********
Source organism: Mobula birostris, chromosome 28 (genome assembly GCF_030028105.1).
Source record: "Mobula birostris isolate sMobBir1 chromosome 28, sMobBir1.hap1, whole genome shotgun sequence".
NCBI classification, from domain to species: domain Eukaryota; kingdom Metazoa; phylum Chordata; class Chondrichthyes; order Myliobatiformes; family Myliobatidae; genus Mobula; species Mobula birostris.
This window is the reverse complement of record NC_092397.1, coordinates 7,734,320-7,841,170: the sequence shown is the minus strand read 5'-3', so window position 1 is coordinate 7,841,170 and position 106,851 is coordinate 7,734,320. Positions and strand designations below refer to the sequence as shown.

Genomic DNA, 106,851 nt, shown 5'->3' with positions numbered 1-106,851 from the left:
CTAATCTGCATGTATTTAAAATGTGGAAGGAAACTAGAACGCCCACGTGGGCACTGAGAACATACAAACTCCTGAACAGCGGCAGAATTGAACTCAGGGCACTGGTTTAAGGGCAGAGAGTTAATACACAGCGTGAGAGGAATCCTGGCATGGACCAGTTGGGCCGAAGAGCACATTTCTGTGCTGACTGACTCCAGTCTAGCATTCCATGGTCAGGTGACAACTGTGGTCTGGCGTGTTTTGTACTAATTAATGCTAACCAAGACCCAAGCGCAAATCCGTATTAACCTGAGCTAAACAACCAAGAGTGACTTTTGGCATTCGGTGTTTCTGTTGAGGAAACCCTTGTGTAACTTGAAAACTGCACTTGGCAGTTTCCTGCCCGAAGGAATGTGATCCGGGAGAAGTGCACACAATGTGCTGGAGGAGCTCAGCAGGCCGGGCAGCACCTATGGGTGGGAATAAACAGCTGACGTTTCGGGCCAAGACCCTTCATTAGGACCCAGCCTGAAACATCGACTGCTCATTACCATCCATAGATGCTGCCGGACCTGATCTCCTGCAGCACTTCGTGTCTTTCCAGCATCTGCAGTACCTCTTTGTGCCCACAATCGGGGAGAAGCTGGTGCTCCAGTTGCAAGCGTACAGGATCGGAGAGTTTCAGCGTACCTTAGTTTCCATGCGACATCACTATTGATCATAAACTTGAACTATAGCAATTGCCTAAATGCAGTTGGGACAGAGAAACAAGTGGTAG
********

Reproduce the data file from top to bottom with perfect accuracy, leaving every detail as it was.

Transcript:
Source organism: Mobula birostris, chromosome 28 (genome assembly GCF_030028105.1).
Source record: "Mobula birostris isolate sMobBir1 chromosome 28, sMobBir1.hap1, whole genome shotgun sequence".
NCBI classification, from domain to species: domain Eukaryota; kingdom Metazoa; phylum Chordata; class Chondrichthyes; order Myliobatiformes; family Myliobatidae; genus Mobula; species Mobula birostris.
This window is the reverse complement of record NC_092397.1, coordinates 7,734,320-7,841,170: the sequence shown is the minus strand read 5'-3', so window position 1 is coordinate 7,841,170 and position 106,851 is coordinate 7,734,320. Positions and strand designations below refer to the sequence as shown.

Genomic DNA, 106,851 nt, shown 5'->3' with positions numbered 1-106,851 from the left:
CTAATCTGCATGTATTTAAAATGTGGAAGGAAACTAGAACGCCCACGTGGGCACTGAGAACATACAAACTCCTGAACAGCGGCAGAATTGAACTCAGGGCACTGGTTTAAGGGCAGAGAGTTAATACACAGCGTGAGAGGAATCCTGGCATGGACCAGTTGGGCCGAAGAGCACATTTCTGTGCTGACTGACTCCAGTCTAGCATTCCATGGTCAGGTGACAACTGTGGTCTGGCGTGTTTTGTACTAATTAATGCTAACCAAGACCCAAGCGCAAATCCGTATTAACCTGAGCTAAACAACCAAGAGTGACTTTTGGCATTCGGTGTTTCTGTTGAGGAAACCCTTGTGTAACTTGAAAACTGCACTTGGCAGTTTCCTGCCCGAAGGAATGTGATCCGGGAGAAGTGCACACAATGTGCTGGAGGAGCTCAGCAGGCCGGGCAGCACCTATGGGTGGGAATAAACAGCTGACGTTTCGGGCCAAGACCCTTCATTAGGACCCAGCCTGAAACATCGACTGCTCATTACCATCCATAGATGCTGCCGGACCTGATCTCCTGCAGCACTTCGTGTCTTTCCAGCATCTGCAGTACCTCTTTGTGCCCACAATCGGGGAGAAGCTGGTGCTCCAGTTGCAAGCGTACAGGATCGGAGAGTTTCAGCGTACCTTAGTTTCCATGCGACATCACTATTGATCATAAACTTGAACTATAGCAATTGCCTAAATGCAGTTGGGACAGAGAAACAAGTGGTAG